Energy is information. Lengthening the time during which a system is capable of retaining energy before losing it to the local environment is a key goal for the development of quantum information. This interval is called the “coherence time”. Several studies have been performed with the aim of retarding decoherence.
A study conducted by researchers at the University of Campinas’s Gleb Wataghin Institute of Physics (IFGW-UNICAMP) in São Paulo State, Brazil, in partnership with colleagues at the University of Michigan’s Physics Department in Ann Arbor, USA, and Sungkyunkwan University’s Advanced Institute of Nanotechnology (SAINT SKKU) in Seoul, South Korea, set out to understand the decoherence process on the femtosecond (10-15 s) timescale.
An article describing the results was published in Physical Review Letters (“Non-Markovian Exciton-Phonon Interactions in Core-Shell Colloidal Quantum Dots at Femtosecond Timescales”).
In the study, interactions between excitons (excited electrons) and phonons (quantum units of vibrational energy in a crystal lattice) were observed on the femtosecond timescale. A femtosecond is one quadrillionth of a second.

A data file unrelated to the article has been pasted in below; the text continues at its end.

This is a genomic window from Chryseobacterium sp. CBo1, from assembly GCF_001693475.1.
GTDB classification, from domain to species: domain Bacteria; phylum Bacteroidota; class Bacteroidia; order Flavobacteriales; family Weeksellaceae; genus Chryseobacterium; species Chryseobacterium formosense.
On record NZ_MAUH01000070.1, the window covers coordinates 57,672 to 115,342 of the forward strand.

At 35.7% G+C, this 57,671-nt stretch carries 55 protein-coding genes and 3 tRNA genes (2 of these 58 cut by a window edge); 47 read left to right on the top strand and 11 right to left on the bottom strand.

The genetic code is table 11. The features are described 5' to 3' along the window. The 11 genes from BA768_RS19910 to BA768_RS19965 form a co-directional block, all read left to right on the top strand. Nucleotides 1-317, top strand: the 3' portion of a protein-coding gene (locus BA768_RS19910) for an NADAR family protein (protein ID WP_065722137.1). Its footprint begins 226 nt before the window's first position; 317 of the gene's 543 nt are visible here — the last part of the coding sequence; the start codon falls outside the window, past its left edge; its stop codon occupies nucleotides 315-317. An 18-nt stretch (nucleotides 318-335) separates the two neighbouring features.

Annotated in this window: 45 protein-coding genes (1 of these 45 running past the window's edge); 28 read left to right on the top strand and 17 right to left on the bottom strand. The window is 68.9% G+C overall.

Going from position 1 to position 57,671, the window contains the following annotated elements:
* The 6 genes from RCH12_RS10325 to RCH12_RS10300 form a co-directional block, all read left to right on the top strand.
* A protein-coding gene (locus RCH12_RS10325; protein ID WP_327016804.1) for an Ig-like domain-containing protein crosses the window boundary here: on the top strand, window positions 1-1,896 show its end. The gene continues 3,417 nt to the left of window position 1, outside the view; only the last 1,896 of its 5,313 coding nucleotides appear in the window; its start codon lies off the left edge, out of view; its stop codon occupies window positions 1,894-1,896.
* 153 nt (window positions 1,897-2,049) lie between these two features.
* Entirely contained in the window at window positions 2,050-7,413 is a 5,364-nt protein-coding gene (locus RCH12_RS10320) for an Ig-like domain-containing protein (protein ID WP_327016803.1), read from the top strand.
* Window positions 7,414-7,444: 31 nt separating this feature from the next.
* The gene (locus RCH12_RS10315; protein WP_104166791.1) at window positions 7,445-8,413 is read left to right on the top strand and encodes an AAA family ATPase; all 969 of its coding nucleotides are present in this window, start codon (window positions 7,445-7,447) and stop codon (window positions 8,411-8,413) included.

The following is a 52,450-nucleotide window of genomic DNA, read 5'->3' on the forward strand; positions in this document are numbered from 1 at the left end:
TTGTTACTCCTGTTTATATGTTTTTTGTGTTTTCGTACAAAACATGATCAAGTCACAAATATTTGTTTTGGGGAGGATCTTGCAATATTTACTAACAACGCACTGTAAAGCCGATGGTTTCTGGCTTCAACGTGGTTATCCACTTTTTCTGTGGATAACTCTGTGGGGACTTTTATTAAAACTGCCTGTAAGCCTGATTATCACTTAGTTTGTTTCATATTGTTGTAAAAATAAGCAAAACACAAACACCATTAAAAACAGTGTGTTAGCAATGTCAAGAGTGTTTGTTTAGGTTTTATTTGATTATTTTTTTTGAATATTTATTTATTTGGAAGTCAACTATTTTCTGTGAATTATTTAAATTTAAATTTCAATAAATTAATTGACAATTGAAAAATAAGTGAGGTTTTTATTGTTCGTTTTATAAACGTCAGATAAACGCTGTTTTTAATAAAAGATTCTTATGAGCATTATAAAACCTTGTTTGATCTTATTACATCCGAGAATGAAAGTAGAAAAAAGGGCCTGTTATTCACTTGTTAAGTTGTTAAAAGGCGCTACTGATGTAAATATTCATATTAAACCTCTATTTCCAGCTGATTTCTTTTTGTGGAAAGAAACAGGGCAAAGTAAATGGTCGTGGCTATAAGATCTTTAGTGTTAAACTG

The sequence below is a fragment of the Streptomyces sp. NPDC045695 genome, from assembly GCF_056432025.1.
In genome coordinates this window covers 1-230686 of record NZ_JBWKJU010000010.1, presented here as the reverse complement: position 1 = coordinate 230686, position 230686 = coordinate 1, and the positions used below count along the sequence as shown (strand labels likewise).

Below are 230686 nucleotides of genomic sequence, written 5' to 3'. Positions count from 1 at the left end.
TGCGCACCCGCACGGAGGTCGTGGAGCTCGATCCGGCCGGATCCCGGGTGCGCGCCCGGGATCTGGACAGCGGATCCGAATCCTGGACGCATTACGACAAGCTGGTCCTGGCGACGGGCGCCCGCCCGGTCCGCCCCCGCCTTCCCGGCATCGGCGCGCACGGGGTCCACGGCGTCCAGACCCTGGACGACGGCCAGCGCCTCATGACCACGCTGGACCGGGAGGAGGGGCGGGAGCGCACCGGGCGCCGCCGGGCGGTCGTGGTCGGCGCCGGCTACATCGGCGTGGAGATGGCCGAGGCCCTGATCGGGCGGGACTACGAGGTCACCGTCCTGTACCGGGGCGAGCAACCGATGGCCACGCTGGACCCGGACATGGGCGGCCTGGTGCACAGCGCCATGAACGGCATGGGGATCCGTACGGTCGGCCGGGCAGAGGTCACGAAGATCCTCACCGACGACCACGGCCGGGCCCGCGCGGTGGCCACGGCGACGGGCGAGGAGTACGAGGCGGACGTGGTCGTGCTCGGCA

The use of a revolutionary ultrafast spectroscopy technique with high temporal and spectral resolution was fundamental to the success of the study, which was supported by FAPESP via a Young Investigator Grant awarded to Lázaro Aurélio Padilha Junior and a project conducted in partnership with the University of Michigan under the aegis of the São Paulo Research Foundation – FAPESP program São Paulo Researchers in International Collaboration (SPRINT).
Padilha was one of the principal investigators for the project, and Diogo Burigo Almeida, then a postdoctoral fellow at Michigan, was one of the main authors. The experiment was performed with semiconducting nanocrystals dispersed in a colloidal solution at cryogenic temperatures.
“We found that when the material is excited [by light], the light it emits changes color in under 200 femtoseconds. This is due to interaction between excitons and phonons. The excitons transfer part of the energy they receive to the crystal lattice. This causes a change of frequency and hence a change of emission color,” Padilha told.

Image Credit:  Image courtesy of the researchers

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